A poison that heals
Discovering the therapeutic potential of hydrogen sulfide
Most of us think of hydrogen sulfide, known for its rotten egg smell, as a poisonous gas harmful to human health. While it can be lethal in large quantities, it is also part of a family of small molecules called gasotransmitters that are produced in our own bodies.
Dr. Alp Sener, transplant surgeon in the Multi-Organ Transplant Program at LHSC and scientist at Lawson Health Research Institute, is using controlled doses of these molecules to pioneer new solutions to health-care challenges.
The inspiration for Dr. Sener’s research on hydrogen sulfide and kidney transplantation came in part from a paper in the academic journal Science that his father showed him while he was still an undergraduate student.
The paper focused on the protective effects of hydrogen sulfide in hibernating animals. Hydrogen sulfide levels increase in animals when they hibernate and hibernation-like states can be induced in these animals by administering hydrogen sulfide.
Years later, during his postdoctoral training, Dr. Sener made a connection between the findings in the paper and the hibernation-like state that kidneys and other organs go into when they are being preserved in cold temperatures before transplant. He wondered what role hydrogen sulfide could play in improving this process.
Now Dr. Sener has investigated this question to address a major issue in kidney transplantation.
“Everywhere in the world there is a large discrepancy between the number of patients on the kidney transplant waiting list and the number of available organs,” says Dr. Sener. “Due to the lack of donor supply we often have to use ‘marginal’ deceased donor kidneys, which can be kidneys from older donors, donors with existing medical issues, and donors after circulatory death (loss of function of the heart and lungs). These kidneys often don’t work as long and are slower to recover after transplantation.”
After a kidney is taken from a donor, the typical process to prepare the organ for transplant can cause further injury to the cells and tissues. This process involves flushing the kidney with cold preservation solution and then putting it in cold storage for an average of 18-24 hours while it is being transported to the recipient.
Dr. Sener and his research team found that if hydrogen sulfide molecules are added to the preservation solution, organ storage can be prolonged without risk of tissue injury. Dangerous inflammatory cells decrease, kidney function is recovered quicker after transplant, the kidneys have greater urine output, and the rate of survival is improved.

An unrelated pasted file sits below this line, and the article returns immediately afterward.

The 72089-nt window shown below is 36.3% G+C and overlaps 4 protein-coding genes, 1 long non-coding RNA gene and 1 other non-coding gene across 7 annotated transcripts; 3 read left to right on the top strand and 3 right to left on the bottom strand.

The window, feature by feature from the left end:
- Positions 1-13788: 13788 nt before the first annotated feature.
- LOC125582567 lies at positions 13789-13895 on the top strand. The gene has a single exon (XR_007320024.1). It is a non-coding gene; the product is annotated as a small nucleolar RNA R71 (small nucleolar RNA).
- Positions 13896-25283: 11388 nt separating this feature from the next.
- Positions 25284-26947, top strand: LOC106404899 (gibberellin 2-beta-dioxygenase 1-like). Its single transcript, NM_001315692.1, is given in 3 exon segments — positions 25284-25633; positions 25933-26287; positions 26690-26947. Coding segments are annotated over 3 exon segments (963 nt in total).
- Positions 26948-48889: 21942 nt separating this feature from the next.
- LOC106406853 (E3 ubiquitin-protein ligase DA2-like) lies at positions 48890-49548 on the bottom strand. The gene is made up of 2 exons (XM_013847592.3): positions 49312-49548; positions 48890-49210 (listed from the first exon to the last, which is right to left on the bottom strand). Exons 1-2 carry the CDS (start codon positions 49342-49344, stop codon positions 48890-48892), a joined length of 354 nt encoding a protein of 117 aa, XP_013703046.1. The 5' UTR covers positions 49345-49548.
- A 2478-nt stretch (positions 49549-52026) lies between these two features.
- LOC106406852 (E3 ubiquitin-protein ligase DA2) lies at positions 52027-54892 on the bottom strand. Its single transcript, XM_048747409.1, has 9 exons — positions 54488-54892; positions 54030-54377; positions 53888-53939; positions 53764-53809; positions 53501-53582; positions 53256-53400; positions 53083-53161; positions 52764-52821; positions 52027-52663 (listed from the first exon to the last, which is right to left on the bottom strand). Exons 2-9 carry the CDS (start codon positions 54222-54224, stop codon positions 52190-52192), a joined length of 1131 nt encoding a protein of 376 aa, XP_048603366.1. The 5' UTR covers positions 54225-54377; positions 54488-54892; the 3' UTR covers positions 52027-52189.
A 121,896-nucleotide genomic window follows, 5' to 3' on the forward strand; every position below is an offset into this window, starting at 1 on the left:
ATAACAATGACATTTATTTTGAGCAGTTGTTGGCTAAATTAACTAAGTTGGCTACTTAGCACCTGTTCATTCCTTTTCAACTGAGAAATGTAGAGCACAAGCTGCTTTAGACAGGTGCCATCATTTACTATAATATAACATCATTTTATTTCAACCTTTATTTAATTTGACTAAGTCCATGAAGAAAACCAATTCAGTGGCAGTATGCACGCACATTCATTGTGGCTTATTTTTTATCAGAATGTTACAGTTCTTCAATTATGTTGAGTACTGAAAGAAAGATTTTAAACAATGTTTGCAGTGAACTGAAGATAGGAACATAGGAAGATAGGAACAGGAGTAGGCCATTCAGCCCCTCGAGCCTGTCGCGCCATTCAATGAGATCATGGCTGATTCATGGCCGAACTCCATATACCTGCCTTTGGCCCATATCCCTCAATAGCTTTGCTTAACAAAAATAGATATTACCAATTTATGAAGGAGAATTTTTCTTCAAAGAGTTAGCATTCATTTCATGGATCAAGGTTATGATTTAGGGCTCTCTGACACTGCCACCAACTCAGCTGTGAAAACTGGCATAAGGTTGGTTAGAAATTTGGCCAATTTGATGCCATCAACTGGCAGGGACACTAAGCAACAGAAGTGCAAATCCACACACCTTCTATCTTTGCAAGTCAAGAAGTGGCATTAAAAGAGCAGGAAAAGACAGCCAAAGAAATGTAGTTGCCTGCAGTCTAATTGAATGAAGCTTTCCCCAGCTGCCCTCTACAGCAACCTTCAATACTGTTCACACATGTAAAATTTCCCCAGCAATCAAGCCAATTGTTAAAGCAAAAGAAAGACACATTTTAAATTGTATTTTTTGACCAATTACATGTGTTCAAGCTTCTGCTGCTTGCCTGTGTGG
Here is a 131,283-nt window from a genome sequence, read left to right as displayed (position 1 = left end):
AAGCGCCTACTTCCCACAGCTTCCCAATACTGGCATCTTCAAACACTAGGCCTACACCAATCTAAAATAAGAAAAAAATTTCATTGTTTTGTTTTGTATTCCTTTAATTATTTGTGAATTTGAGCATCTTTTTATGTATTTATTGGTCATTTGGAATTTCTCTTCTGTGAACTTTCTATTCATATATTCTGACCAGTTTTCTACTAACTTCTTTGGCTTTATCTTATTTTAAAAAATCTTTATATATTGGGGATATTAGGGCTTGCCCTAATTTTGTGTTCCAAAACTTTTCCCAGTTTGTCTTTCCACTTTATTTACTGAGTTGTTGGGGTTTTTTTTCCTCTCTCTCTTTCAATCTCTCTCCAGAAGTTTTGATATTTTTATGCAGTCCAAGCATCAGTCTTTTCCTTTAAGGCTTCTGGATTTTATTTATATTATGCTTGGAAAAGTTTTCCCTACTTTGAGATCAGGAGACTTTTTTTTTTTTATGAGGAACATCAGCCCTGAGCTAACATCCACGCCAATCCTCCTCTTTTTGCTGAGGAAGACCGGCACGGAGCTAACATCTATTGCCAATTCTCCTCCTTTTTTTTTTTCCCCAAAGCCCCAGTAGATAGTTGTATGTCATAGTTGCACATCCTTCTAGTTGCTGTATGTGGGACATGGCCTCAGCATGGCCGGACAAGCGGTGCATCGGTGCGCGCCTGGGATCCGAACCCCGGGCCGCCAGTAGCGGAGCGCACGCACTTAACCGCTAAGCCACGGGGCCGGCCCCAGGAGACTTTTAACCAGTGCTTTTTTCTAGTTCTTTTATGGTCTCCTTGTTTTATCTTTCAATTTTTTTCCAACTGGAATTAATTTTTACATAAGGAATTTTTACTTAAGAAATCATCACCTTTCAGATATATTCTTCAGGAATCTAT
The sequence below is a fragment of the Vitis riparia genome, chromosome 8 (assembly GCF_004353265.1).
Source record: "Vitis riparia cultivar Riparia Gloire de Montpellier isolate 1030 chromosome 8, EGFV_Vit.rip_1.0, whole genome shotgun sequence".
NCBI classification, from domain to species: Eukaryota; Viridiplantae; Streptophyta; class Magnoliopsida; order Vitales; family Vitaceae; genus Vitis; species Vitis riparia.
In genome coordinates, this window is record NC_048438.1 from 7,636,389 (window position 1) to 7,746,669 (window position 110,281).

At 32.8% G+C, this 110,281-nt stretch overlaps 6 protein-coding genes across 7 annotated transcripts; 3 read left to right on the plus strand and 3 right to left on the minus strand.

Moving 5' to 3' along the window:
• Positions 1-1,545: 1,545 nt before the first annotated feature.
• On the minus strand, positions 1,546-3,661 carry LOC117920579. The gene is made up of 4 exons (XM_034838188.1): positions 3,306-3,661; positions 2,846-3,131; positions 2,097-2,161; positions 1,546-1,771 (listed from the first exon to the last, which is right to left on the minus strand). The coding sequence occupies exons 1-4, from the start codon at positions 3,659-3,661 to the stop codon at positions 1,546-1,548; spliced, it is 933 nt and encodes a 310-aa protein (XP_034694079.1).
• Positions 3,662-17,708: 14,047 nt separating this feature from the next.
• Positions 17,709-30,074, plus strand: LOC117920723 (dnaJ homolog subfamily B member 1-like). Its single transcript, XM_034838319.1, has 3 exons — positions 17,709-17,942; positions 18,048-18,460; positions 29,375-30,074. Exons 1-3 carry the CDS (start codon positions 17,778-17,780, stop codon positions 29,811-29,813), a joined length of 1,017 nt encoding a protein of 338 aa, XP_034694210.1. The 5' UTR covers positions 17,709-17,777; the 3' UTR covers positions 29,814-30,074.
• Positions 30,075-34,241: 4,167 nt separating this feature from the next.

This method would be easy to implement. The hydrogen sulfide molecule, which is already approved for use in renal failure patients, is simply added to existing organ preservation solutions. The drug is given directly to the organ while it is in storage.
“Our goal is to make these donor kidneys work better, quicker and longer. Instead of a kidney lasting 10 years, what if our treatment could make it last 11? One year doesn’t seem like a lot but that means a patient doesn’t need to go on dialysis for another year, they can travel or continue to work. It means a lot for a patient’s quality of life, not to mention the significant economic impact that dialysis has on our health-care system.”
While he is now a leader in this growing field, Dr. Sener says it was hard convincing people at first that hydrogen sulfide, a smelly toxic molecule, could be used to improve kidney transplantation.
“When we started this research a lot of people said it was a crazy idea. We spent many years determining the correct dosage for therapeutic benefit to ensure there were no toxic effects. As this research becomes more mainstream, we hope it will eventually help improve outcomes of organ transplantation all over the world.”
This article is adapted from Lawson Link magazine. To learn more about the use of gasotransmitters in health research, visit www.lawsonresearch.ca/lawsonlink.